Swetha Regunathan

Tucked somewhere between New Jersey and California is a town renowned for its love. Its founders were the original peaceniks, and its native dishes are the cheesesteak, mass produced cream cheese, and that mysterious second cousin to the sub sandwich – the hoagie. When we first arrived at the Democratic Party headquarters in Northeast Philly, our organizer debriefed us on the demographics of the neighborhood we’d be canvassing in. “They love the Eagles, they love the Phillies, they love tomato pie!” All things considered, it’s a big town, a liberal town, where one at once hears the peal of liberty and the squawk of an Eagles fan.

It was, therefore, a little more than shocking when I met with the following at one of my stops on the canvassing trail: “There’s no way in hell I’m votin’ for Osama Bin Laden.” We’d been told to speak with people as much as we could, or at least, for as long as they’d let us. So I tried.

“That’s not his name, sir!” I said with a patronizing smile, as the gentleman backed away from his door.

“Oh – isn’t it?!” he retorted. I ate wood.

I’d also encountered a family who had just moved into their home. Their young kids – one girl and one boy – grew excited with the sudden arrival of guests (my partner and myself) and ran around the room while asking us questions. I helped their mother complete a voter registration form for herself and her husband while he installed a new dishwasher. “Honey, which party do you want to register for?” she called out to him.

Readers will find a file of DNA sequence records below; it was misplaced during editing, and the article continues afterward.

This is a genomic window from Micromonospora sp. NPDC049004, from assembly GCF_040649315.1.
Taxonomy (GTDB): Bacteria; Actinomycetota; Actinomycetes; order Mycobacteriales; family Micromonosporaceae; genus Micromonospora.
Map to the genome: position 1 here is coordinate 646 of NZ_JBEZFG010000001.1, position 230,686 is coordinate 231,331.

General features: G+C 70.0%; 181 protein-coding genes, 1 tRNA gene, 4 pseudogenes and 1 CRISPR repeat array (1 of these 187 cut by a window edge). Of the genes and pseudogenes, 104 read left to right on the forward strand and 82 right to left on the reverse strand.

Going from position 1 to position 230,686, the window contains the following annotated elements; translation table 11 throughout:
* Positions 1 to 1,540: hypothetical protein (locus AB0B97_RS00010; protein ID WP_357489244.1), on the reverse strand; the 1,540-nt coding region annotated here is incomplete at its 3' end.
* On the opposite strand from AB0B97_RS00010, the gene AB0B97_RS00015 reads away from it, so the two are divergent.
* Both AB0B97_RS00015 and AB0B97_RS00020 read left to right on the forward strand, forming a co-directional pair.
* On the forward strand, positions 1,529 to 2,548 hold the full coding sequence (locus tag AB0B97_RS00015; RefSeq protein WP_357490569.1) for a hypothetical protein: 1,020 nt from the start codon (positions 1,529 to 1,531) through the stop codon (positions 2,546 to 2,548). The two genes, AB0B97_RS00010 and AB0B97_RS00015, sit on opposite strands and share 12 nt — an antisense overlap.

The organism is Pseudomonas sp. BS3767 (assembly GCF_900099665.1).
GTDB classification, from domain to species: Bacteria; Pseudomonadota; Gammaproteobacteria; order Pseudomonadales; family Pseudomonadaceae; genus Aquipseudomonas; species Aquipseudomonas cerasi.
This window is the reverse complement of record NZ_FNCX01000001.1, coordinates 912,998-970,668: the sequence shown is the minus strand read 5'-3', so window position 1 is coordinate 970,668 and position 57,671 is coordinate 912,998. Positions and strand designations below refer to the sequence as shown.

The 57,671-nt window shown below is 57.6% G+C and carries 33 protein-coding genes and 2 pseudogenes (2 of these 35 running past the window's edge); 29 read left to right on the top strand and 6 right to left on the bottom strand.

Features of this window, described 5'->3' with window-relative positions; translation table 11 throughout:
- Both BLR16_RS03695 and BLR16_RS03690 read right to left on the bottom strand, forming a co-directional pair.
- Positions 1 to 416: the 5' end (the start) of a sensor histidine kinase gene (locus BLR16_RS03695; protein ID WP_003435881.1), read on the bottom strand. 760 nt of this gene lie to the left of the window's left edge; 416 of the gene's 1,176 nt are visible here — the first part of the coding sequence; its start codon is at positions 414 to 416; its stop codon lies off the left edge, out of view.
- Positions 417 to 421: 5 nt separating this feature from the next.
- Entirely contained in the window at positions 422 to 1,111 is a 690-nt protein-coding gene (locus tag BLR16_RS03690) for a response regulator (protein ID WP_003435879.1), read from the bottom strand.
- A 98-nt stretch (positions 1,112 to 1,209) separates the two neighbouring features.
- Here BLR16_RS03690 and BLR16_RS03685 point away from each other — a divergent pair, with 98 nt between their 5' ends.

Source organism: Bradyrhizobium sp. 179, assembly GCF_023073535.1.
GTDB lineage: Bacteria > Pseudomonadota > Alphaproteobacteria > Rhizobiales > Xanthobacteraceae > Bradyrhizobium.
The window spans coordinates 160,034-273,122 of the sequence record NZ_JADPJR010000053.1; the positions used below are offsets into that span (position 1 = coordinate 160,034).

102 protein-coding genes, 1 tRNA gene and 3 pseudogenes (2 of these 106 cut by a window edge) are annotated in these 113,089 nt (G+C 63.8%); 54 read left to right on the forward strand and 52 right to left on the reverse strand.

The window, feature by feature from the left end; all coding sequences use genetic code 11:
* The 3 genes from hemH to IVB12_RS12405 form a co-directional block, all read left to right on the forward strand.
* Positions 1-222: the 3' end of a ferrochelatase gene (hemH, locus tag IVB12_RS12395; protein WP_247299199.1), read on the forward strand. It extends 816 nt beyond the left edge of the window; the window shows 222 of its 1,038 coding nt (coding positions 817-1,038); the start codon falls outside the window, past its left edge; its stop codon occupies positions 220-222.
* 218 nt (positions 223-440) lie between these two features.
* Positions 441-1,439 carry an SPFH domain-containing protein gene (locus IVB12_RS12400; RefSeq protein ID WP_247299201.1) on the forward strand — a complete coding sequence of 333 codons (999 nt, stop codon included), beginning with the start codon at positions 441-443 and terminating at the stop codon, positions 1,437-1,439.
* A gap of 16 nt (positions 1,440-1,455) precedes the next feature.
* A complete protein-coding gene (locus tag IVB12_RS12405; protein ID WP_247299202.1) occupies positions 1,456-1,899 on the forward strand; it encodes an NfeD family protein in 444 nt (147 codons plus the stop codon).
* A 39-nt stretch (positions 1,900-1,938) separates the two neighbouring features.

“Republican,” he snapped. “And you are too.” She nodded, proceeded with the form, and quietly asked for some of our literature as we walked out.

Despite these and other sour episodes on our trail, I won’t forget the one Joe who broke free of the six-pack. “I don’t normally vote Democrat, but I hate Sarah Palin. I hate her winking. I hate that she tries to flirt with me, as a man. How dare she insult my intelligence!”

Of course, there was a fair share of those who were undecided, who took a genuine interest in hearing our thoughts on the candidates. I couldn’t help but feel like an engine of change, a real messenger. There was an intimacy among us, a warm glow to the whole affair, as though our doorside chats might ignite a discussion at the dinner table that evening, or a few lines around the water cooler on Monday.

It’s hard to say who the first canvassers were. The apostles – despite less sassy buttons and some bulkier literature – may have been. Admittedly, I couldn’t help but feel a bit like a missionary myself, hoping to sway undecided voters and convert those on the other side. Was this fair, I wondered? After all, what right did I – a twentysomething from Brooklyn who had neither a family to support nor a clue about this neighborhood’s economic struggles – have to knock on these doors, intrude on these people’s weekends? Not to mention I’d also been mistaken for a Jehovah’s Witness.

Though I conflated canvassing with proselytizing, I realized we weren’t pushing an agenda. We weren’t prophesying better times ahead. We were simply the blind leading the blind, with the faith that the views of the side we were on were consistent with our own, and the hope that our pithy conversations with the people of this neighborhood would encourage them to talk to their own family members, neighbors, coworkers, and friends about the issues of concern to them. After all, it was in the city of sisterly love that I was encouraged by an 83 year-old woman and registered Democrat. “My husband is in the hospital, dear,” she explained calmly, with a broad smile. “But you go get ‘em.”

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